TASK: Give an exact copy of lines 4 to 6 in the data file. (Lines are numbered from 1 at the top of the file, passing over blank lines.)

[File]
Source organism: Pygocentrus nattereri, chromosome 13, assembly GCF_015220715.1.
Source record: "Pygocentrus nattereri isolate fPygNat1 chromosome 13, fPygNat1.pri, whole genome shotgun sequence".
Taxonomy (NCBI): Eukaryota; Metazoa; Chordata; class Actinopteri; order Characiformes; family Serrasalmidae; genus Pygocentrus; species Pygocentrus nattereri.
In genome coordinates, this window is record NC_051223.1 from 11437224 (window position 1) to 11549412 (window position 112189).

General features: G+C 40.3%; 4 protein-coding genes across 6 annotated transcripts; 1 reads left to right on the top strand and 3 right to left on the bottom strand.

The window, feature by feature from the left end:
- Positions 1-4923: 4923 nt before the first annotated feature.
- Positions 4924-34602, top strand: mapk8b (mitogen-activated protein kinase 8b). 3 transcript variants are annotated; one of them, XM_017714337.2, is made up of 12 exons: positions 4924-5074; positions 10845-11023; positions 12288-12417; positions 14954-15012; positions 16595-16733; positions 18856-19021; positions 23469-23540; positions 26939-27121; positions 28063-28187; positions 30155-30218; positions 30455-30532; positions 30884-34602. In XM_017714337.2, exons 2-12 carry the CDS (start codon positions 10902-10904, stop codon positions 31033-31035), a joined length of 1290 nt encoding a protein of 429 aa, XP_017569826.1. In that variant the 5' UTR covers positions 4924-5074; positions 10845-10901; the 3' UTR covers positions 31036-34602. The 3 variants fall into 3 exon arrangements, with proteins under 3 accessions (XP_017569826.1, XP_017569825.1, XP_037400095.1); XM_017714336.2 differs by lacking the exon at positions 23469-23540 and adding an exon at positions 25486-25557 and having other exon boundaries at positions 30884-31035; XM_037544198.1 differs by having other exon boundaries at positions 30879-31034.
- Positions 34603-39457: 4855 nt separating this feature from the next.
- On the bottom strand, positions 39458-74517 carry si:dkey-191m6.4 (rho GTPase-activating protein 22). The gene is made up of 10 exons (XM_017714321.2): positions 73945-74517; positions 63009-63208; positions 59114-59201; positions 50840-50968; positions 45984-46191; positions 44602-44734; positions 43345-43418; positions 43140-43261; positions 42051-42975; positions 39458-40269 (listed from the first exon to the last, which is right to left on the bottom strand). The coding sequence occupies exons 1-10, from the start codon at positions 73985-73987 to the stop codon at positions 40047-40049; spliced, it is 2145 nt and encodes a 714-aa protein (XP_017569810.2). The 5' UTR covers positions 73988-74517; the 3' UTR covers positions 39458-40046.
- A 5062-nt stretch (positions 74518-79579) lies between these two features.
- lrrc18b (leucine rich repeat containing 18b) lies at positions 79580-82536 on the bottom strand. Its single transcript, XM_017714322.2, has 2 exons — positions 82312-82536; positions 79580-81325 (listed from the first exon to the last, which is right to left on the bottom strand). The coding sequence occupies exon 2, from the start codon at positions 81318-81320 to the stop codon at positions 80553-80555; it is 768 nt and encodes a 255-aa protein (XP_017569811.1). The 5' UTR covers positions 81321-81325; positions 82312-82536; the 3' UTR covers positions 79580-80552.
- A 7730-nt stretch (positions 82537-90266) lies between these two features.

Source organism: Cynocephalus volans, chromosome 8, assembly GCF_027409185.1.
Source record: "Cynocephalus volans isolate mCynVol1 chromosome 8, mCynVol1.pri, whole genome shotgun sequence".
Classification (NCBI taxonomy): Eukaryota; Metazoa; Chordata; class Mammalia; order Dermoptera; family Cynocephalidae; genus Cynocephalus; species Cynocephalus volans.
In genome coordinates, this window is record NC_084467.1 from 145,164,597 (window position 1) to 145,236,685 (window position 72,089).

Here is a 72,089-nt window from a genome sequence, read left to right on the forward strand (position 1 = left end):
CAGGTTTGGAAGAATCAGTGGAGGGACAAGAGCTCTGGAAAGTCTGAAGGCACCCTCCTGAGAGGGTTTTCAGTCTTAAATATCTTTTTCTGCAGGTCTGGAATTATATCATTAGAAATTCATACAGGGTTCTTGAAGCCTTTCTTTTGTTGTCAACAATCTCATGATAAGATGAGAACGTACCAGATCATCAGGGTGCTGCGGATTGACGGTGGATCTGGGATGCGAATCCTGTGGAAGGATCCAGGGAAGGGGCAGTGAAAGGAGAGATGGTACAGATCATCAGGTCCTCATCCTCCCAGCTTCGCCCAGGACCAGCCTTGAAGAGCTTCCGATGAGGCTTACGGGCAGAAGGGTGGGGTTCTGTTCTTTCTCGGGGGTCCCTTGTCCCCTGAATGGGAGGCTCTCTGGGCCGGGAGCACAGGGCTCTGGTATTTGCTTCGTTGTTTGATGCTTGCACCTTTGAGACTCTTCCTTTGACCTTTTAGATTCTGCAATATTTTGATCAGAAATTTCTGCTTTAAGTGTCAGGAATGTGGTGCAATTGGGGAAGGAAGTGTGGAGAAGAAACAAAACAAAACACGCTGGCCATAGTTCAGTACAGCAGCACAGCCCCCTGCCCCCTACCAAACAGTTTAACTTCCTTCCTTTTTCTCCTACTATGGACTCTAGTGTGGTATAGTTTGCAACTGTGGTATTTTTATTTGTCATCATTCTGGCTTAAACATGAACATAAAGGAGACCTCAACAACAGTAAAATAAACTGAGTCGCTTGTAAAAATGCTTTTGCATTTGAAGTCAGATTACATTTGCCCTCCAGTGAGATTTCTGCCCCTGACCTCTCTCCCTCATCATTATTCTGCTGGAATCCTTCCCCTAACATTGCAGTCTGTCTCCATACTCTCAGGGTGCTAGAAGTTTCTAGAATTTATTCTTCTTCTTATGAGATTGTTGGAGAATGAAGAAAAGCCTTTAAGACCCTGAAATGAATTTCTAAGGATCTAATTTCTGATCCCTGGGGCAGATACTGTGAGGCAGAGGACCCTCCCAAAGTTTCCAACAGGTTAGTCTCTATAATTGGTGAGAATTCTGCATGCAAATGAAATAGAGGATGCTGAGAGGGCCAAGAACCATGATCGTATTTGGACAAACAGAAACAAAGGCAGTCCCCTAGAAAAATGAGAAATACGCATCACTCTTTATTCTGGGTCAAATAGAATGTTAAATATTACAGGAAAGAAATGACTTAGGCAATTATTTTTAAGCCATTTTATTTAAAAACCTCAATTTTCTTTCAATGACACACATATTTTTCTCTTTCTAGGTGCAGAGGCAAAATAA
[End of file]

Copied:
In genome coordinates, this window is record NC_051223.1 from 11437224 (window position 1) to 11549412 (window position 112189).

General features: G+C 40.3%; 4 protein-coding genes across 6 annotated transcripts; 1 reads left to right on the top strand and 3 right to left on the bottom strand.

The window, feature by feature from the left end: